Do you regularly find yourself in high-pressure situations? If you’re a leader (or a lion tamer), the answer is probably yes. And if that’s true, then it’s also true that you’re expected to produce under these high-pressure situations, right? In fact, that expectation to produce only adds to the pressure!
And that actually increases the chance that you’ll choke.
So how do you do it? How do you keep from choking in the big moments—the ones that really count?
Simple: use a pre-show ritual.
When I was the Executive Producer of Seattle’s legendary comedy TV show Almost Live!, we had to come up with a brand new show every week for 15 years. A brand new show that would be seen by roughly one million people—as well as the live studio audience. And, if we didn’t keep the ratings up, we could be canceled at any time. It wasn’t lion-taming, but it was pressure!
There are a lot of moving parts to producing a TV show. I knew that if I was going to be effective, I would have to be focused. I couldn’t be distracted. So I found a way to put myself in the “zone” each week, and that was by having a pre-show ritual.Having a pre-show ritual before pressure situations puts you in the zone for #success. #ProducingUnderPressure Click To Tweet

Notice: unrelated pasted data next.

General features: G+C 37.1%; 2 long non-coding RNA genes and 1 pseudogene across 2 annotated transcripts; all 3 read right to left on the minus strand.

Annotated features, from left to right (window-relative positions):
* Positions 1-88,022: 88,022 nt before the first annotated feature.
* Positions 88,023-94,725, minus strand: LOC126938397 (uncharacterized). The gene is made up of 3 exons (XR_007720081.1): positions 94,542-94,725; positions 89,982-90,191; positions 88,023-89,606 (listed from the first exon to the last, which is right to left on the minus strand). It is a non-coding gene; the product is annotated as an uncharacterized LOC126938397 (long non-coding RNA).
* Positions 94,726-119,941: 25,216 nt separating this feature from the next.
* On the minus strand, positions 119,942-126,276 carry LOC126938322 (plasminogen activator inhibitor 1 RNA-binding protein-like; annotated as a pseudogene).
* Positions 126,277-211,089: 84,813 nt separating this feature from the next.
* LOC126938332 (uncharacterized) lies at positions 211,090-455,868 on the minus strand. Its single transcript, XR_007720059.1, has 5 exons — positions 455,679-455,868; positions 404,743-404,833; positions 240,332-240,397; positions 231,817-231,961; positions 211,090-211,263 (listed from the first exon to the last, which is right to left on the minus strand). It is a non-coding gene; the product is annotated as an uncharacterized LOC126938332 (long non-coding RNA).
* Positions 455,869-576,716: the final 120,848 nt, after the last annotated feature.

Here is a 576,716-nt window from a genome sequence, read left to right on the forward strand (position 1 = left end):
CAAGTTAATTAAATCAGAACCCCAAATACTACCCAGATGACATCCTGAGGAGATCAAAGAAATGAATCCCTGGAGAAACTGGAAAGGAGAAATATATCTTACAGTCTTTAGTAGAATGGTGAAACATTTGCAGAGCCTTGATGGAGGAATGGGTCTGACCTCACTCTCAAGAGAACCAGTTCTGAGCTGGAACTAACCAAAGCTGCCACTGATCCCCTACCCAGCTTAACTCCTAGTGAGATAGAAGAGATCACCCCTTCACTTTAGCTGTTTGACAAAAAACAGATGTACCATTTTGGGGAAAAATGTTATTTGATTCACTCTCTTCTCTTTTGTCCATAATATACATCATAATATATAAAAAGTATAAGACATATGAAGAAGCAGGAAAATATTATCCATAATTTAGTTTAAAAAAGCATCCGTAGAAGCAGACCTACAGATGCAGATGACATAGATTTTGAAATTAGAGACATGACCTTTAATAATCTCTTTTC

My ritual was a very simple one. A half hour before showtime, I’d go into my office, pour myself a glass of white wine, dim the lights, and put on a Mozart CD. The same CD each week, for 15 years. As I listened to Mozart, I’d visualize the studio audience laughing. After about five minutes, I’d leave my office and head to the studio.
What did this ritual do for me? Several things:
- It pushed the distractions into the background.
- It let me focus on the outcome I wanted.
- It acted as a cue to both my body and brain that “it’s showtime!”
In short, my ritual changed my context. Which leads to the obvious question: What ritual could you create that would change your context for those high-pressure moments? As you think about that, here are some tips for a successful “producing under pressure” ritual. (These are from Hendrie Weisinger and J.P. Pawliw-Fry’s book, Performing Under Pressure.)
- Keep it short (3-5 minutes).
- Do it immediately before your high-pressure situation.
- It should include a mental component (e.g., reviewing your key points, thinking about how you’ll approach the test questions, etc.)
- It should include a physical component (e.g., deep breathing, stretching, dancing, striking a power pose, etc.)
- It should include you visualizing success (e.g., when I visualized the studio audience laughing).
- Upon completion, use an anchor word or phrase that signals that you’re ready—for example, “It’s showtime!”
Having a pre-show ritual put me in an ideal mental space for my weekly high-pressure show. I have no doubt that a pre-show ritual will help you with your high-pressure shows as well!Share